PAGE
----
All Blacks on top of the world again after Carter signs off with another masterclass
New Zealand 34 Australia 17
New Zealand are world champions for the third time, becoming the first side to retain the trophy. It was the result that most would have predicted before the tournament, but it is never that simple, and so it proved in this pulsating final, probably the best of all the eight finals so far, as a wonderfully brave Australia somehow crawled back into the game having been 21-3 down early in the second half.
The reason New Zealand prevailed? Because at fly-half, they had a chap called Dan Carter, who reserved one of his finest performances for his first final and his last Test. He was simply magnificent. When all around him were wobbling after Australia had scored two tries while Ben Smith was in the sin-bin, and the score was 21-17, Carter dropped a ridiculously difficult goal to ease the nerves. He then kicked a penalty from halfway to put New Zealand out of sight. He kicked 19 points, but also made 12 tackles, more than any other New Zealander.
However, there were sprinklings of gold all across the field after an edgy first half an hour, when both sides were so competitive at the breakdown that the game could not flow. Ma'a Nonu was superb, as was his partner, Conrad Smith, for a half. Nehe Milner-Skudder was so sharp and the truly great Richie McCaw did not disappoint in his final performance either.
For Australia, Kurtley Beale had an astounding match when he arrived after 26 minutes to replace the concussed Matt Giteau and all their backline were lively and sharp at times, especially in the second half. David Pocock and Michael Hooper were again influential, but in that calamitous first half, Australia's lineout was poor and they were not able to find enough good position from which to work.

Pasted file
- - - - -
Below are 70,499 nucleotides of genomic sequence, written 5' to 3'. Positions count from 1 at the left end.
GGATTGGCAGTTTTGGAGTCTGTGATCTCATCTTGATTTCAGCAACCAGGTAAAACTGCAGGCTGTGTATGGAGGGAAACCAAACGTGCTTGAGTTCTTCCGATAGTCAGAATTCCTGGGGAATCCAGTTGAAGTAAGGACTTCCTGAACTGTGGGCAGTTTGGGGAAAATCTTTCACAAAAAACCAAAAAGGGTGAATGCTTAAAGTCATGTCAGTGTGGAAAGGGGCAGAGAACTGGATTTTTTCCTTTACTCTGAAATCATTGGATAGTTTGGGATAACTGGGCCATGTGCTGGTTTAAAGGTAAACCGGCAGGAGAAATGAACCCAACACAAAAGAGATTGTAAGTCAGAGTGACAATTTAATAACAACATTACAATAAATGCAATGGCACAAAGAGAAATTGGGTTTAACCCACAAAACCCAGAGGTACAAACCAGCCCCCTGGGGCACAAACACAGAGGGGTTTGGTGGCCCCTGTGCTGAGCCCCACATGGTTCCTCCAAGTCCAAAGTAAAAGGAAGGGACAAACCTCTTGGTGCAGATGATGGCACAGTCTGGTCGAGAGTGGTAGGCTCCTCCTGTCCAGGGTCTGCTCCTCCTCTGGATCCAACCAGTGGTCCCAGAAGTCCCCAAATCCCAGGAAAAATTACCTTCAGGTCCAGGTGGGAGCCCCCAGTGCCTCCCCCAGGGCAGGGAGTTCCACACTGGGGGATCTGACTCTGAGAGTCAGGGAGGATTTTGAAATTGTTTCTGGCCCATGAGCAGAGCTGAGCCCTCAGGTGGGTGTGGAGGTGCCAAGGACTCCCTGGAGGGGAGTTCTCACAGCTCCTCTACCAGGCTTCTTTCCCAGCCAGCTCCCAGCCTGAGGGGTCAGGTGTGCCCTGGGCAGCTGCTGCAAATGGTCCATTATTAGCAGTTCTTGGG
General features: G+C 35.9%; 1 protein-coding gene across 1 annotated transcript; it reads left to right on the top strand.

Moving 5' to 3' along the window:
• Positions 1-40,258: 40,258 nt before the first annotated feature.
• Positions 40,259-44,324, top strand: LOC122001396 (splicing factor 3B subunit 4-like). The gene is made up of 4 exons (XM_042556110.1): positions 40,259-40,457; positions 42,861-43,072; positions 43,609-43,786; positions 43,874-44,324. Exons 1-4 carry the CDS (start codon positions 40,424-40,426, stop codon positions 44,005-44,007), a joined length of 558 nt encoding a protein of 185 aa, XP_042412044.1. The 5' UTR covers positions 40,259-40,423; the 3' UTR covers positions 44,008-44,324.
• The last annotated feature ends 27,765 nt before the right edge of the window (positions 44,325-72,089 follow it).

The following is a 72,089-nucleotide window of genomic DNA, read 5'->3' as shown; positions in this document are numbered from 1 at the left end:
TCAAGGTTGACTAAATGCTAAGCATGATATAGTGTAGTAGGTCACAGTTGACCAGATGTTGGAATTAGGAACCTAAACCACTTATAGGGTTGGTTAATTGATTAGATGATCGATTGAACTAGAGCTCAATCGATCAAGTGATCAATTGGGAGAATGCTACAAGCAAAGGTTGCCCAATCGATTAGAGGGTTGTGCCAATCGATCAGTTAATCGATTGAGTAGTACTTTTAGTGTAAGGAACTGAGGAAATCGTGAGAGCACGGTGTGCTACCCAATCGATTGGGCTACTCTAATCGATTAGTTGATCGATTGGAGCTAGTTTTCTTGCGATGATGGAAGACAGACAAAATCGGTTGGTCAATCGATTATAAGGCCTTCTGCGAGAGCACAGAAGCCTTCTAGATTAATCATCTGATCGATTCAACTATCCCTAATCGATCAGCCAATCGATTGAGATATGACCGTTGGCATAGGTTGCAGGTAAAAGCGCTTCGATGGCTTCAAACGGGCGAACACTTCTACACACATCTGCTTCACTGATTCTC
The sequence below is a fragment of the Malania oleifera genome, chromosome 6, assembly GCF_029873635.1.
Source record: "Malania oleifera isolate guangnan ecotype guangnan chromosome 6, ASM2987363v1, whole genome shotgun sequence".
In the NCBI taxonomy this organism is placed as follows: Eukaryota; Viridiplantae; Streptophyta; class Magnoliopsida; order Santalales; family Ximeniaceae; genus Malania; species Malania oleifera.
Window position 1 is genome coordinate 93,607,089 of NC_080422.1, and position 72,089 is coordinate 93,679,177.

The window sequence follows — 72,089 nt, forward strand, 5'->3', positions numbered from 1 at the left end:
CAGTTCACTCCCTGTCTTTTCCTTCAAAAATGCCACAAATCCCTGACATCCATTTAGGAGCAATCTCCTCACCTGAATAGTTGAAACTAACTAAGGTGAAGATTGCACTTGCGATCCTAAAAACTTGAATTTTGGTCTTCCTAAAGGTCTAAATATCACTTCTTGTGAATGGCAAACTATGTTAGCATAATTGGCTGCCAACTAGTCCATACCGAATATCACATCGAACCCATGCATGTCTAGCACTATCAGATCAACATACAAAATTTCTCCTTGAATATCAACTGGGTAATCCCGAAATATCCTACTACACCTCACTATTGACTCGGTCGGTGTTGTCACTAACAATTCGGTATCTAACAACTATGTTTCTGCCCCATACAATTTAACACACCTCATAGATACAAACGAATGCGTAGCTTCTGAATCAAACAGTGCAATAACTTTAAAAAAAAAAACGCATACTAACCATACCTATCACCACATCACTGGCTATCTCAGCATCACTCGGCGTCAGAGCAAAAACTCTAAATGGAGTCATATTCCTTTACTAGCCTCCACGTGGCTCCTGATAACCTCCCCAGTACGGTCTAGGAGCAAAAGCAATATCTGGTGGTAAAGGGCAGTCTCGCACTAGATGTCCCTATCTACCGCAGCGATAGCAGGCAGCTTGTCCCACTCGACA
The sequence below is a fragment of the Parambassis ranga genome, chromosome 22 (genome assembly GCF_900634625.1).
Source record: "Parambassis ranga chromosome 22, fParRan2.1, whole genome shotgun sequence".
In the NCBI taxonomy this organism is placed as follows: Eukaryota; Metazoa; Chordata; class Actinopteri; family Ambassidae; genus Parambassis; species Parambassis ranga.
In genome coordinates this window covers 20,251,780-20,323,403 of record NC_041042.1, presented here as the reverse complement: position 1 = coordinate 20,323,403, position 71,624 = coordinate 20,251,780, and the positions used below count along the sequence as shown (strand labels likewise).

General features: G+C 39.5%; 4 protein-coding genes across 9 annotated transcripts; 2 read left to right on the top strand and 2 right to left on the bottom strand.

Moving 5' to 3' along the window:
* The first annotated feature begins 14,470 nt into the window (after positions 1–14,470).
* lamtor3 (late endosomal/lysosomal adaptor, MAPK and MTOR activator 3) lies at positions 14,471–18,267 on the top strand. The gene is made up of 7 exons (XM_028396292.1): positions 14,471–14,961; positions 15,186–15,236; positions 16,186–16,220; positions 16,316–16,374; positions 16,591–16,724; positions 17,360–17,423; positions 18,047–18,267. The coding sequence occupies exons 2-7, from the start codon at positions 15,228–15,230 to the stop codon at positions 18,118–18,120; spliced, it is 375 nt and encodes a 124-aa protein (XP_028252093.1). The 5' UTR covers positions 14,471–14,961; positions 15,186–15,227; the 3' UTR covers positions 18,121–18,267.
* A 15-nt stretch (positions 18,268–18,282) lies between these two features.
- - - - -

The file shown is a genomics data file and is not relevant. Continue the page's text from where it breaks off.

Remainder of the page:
They went 3-0 behind to a Carter penalty and were grateful then when Ben Smith knocked on under no pressure. Owen Franks was pinged at the resultant scrum, and Bernard Foley kicked the penalty.
It was still all New Zealand at this stage, though, and when Sekope Kepu tackled Carter late, you sensed the All Blacks would make something of the position. But yet again, Australia were very good at the breakdown, turning the ball over twice in quick succession, with Scott Fardy making the second. Carter was soon the victim of another dangerous tackle, this time around the neck, and this time Carter kicked the goal. Australia second row Kane Douglas, formerly of Leinster, had gone off with a knee injury after just 14 minutes and they lost a second player as Giteau departed for a head injury assessment after injuring himself trying to tackle Brodie Retallick. Giteau, rightly, did not return. He looked in a bad way.
Things began to open up a little as Beale so nearly escaped, but for an excellent tackle by Nonu. And then Milner-Skudder put Jerome Kaino away on the right - even though the pass looked well forward - before Will Genia was penalised for offside. Carter kicked the penalty from the fiendishly difficult angle. It was 9-3. Then just before the break came the first try. It was wonderfully worked by the All Blacks, who were patient and precise as they relentlessly attacked Australia's left flank, even if there may have been an accidental offside in the build-up. First of all, hooker Dane Coles, who is seriously quick, was set free, and then a couple of phases later, Conrad Smith found himself in space. He turned inside and Aaron Smith looped around him to feed McCaw, who put Milner-Skudder in at the corner.